Friday, November 7, 2008

Mrs. Eleanor Roosevelt

Anna Eleanor Roosevelt (*11 October 1884, † 7 November 1962) was Mrs. Roosevelt. First Lady is an informal office, currently it is irrelevant, but, from 1933 to 1945, it was of great importance. Mrs. Roosevelt was United States ambassador to humanity.

In a television comedy show, All in the Family, the misunderstood, frustrated lead character, Archie Bunker, says, something to the effect of: “Until Eleanor Roosevelt discovered 'em, we didn't know the colored folks existed.” Yes, Mrs. Roosevelt found them, and introduced them, and their lives, and troubles to many fellow americans, to whom they were disinterested towards. Mrs. Roosevelt was a deeply, concerned humanitarian, who struggled to increase social and legal justice.

In 1933 there were unemployed war veterans about the capital city, they wanted promised bonuses. The difference between the Republicans and the New Deal was, that,“Hoover sent the Army, Roosevelt sent his wife.” Again, and again, she would go. She was the most admired, and beloved person in the nation, and also, the most vilified by the moneyed interests, and the malicious and malignant members of the Republican party, and the Klan.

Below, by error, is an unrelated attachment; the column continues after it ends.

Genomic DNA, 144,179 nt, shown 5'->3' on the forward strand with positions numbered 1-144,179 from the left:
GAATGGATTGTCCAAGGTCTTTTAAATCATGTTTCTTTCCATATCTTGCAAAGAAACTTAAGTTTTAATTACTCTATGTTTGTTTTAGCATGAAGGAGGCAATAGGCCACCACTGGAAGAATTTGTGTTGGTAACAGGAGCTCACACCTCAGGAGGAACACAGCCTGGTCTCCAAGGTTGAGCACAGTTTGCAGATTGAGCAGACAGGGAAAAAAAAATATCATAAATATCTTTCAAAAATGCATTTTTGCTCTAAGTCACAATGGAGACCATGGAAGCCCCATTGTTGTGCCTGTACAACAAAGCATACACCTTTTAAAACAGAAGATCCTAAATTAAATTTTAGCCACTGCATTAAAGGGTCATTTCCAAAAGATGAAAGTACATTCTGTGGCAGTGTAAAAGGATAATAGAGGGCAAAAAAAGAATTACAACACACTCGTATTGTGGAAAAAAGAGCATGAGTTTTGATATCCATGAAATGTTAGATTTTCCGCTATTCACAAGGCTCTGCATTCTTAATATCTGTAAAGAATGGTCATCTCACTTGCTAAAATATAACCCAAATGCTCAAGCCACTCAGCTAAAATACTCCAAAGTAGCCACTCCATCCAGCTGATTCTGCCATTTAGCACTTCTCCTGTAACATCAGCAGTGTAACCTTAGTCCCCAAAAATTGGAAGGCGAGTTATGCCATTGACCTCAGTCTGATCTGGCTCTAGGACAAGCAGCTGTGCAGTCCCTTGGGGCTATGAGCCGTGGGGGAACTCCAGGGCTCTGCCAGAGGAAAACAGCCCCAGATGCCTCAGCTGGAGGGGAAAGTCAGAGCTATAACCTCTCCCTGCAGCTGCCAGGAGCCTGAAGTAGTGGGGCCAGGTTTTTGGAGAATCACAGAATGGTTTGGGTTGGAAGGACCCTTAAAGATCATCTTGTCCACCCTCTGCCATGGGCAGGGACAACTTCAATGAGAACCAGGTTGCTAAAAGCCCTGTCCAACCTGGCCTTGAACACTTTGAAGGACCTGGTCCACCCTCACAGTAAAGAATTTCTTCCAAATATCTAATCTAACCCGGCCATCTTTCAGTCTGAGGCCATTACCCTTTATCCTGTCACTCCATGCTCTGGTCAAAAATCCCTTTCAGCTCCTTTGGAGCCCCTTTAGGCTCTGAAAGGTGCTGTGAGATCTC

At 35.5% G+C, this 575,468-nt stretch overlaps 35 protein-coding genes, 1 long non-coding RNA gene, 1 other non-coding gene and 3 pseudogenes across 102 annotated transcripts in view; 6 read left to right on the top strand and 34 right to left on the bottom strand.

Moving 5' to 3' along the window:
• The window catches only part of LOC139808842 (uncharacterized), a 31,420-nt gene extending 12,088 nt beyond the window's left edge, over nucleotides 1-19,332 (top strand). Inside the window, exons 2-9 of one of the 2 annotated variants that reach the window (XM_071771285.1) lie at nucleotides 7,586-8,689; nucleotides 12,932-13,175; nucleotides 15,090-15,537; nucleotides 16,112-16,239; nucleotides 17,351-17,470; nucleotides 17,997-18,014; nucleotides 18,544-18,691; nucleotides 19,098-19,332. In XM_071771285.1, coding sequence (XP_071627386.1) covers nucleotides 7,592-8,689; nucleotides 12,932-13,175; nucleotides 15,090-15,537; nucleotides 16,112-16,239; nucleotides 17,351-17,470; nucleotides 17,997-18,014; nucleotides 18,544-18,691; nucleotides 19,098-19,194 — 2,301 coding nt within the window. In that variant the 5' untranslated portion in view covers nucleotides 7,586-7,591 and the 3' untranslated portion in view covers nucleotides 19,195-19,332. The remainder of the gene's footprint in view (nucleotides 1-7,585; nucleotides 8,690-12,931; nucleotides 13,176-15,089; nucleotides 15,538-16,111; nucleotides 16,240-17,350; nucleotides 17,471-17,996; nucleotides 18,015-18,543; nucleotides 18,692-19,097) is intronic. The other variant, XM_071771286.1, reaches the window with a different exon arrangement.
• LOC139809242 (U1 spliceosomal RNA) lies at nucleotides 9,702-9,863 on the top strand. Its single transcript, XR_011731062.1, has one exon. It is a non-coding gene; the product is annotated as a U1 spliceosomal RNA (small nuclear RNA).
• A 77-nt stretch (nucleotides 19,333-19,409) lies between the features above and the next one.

She was a friend to labor, and their ambitious programme: a 48 hour week, the abolition of child labor and the creation of a minimum wage. Such extreme demands angered the defenders of unrestrained, unregulated, unfettered capitalism.

She supported Marian Anderson, when the Daughters of the American Revolution denied Miss Anderson to perform at Constitution Hall. Mrs. Roosevelt quit the DAR, and the concert was sung, by Miss Anderson, in front of the Lincoln memorial. In 1943 she went to the South Pacific to visit hospitalised servicemen. She was dauntless and heart filled. Her patriotism was beyond the imaginings of her detractors.

She was born to high privilege and wealth, she did not act in that manner. Her personal life was often painful. She strove with great energy to do good, and did so. She was embarrassed about her looks, and her voice would break into a falsetto soprano. She worked, and wrote, and investigated, and traveled. She was a beautiful and wonderful woman.

No comments: